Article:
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Credit Spread Profit Loss Calculation

 
     
 

 

On this page you will learn how to work out your profit when selling credit spreads. Although this is a little technical, the calculation is not hard - and you need to know it, so that you have an accurate, and not "pie-in-the-sky" view of your true profits.

 
     
 
 
     
 
     
 
 
     
 


 
     
 

When selling credit spreads, you are not directly investing money, but you do need to put up some margin so that you are covered in case your spread goes ITM. So, you do not calculate your profit from the ROI (Return on Investment), but on the ROM (Return on Margin).

Whenever you sell a credit spread, you are simultaneously buying two contracts in one trade: you buy one option and simultaneously sell another. Your broker will see this as one trade, which often has a basic fee, and then will charge per contract.

Example: TOS charges $9.95 per trade plus $1.50 per contract. So, selling a single vertical spread on XYZ would attract a commission of $9.95 + $1.50 +$1.50 = $12.95.
Selling 10 contracts would be charged: $9.95 + (20 x $1.50) = $39.95
For a butterfly or Iron Condor trade, you are trading four option contracts at one time. So:
Example: Sell a single condor spread on XYZ would attract commission of $9.95 + (4 x 1.50) = $15.95.
Selling 10 contracts would be charged: $9.95 + (40 x $1.50) = $69.95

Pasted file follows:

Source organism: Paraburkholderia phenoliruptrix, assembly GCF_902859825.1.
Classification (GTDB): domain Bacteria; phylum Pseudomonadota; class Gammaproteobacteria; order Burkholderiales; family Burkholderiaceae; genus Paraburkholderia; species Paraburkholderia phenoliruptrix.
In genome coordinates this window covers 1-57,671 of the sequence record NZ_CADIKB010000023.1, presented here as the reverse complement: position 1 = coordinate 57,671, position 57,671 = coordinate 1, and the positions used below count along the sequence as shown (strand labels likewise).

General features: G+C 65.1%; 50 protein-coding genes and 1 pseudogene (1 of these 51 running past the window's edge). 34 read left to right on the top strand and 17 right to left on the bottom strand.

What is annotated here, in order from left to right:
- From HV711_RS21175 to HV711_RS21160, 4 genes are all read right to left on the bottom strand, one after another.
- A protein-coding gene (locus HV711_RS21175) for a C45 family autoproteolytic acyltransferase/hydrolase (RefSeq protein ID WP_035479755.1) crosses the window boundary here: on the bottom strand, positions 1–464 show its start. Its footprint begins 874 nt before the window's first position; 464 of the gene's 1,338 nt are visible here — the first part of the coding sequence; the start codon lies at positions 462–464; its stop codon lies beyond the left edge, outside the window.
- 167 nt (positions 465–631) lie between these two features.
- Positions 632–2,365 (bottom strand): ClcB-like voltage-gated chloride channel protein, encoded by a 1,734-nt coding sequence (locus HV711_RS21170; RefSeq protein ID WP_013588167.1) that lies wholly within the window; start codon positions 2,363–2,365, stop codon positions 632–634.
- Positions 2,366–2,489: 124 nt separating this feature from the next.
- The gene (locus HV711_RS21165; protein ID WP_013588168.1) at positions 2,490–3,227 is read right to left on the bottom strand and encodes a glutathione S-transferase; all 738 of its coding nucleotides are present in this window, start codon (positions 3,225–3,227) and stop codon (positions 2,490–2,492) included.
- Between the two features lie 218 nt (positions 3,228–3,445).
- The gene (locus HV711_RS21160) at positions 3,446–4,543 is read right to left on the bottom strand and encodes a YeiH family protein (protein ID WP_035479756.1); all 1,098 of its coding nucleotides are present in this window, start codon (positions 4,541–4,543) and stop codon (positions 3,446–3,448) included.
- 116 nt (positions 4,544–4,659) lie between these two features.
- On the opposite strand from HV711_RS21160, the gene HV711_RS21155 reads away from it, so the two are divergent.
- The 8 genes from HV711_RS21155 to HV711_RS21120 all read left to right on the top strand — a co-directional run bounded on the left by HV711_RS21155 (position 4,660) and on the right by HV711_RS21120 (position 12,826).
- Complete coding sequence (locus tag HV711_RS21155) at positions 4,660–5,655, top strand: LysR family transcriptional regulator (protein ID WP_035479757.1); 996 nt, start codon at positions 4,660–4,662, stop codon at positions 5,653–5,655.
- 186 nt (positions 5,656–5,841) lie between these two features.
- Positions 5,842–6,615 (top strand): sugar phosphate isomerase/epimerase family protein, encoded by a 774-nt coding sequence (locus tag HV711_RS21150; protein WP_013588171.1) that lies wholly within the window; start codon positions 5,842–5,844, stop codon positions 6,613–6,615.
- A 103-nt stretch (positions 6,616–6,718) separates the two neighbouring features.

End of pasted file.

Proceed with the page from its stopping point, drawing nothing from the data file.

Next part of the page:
What about Margin?
The margin required is defined as "Value of the difference between the strike prices of the vertical spread". This means that if you sell a single 330/340 vertical spread for XYZ (trading at $350), the difference between the strike prices is $10. This means that when you sell the spread, you will need a margin of $1,000. For 10 spread contracts, you will need a margin of $10,000.
If, on the other hand, you sell a 335/340 spread, you will need $500 margin for a single spread, or $5,000 for 10 spread contracts.

Profit calculation

Example:
Sell one vertical spread for XYZ @1.50. Margin requirement = $1,000
Total revenue = $150
Commission = $12.95
Therefore, net profit = $150 - $12.95 = $137.05
ROM = $137.05/$1000 x 100 = 13.7%

If you let the spread expire, then you only pay one fee. When you buy back the spread, and sell another, you pay fee for each transaction.

Example:
Sell 10 vertical spreads for XYZ @1.50. Margin requirement = $10,000
Total revenue = $1,500
Commission = $39.95
Therefore, net profit = $1,500 - $39.95 = $1460.05
ROM = $1460.05/$10,000 x 100 = 14.6%

 

See more on trading Credit Spreads:

See some live trade examples for Credit Spreads:

 

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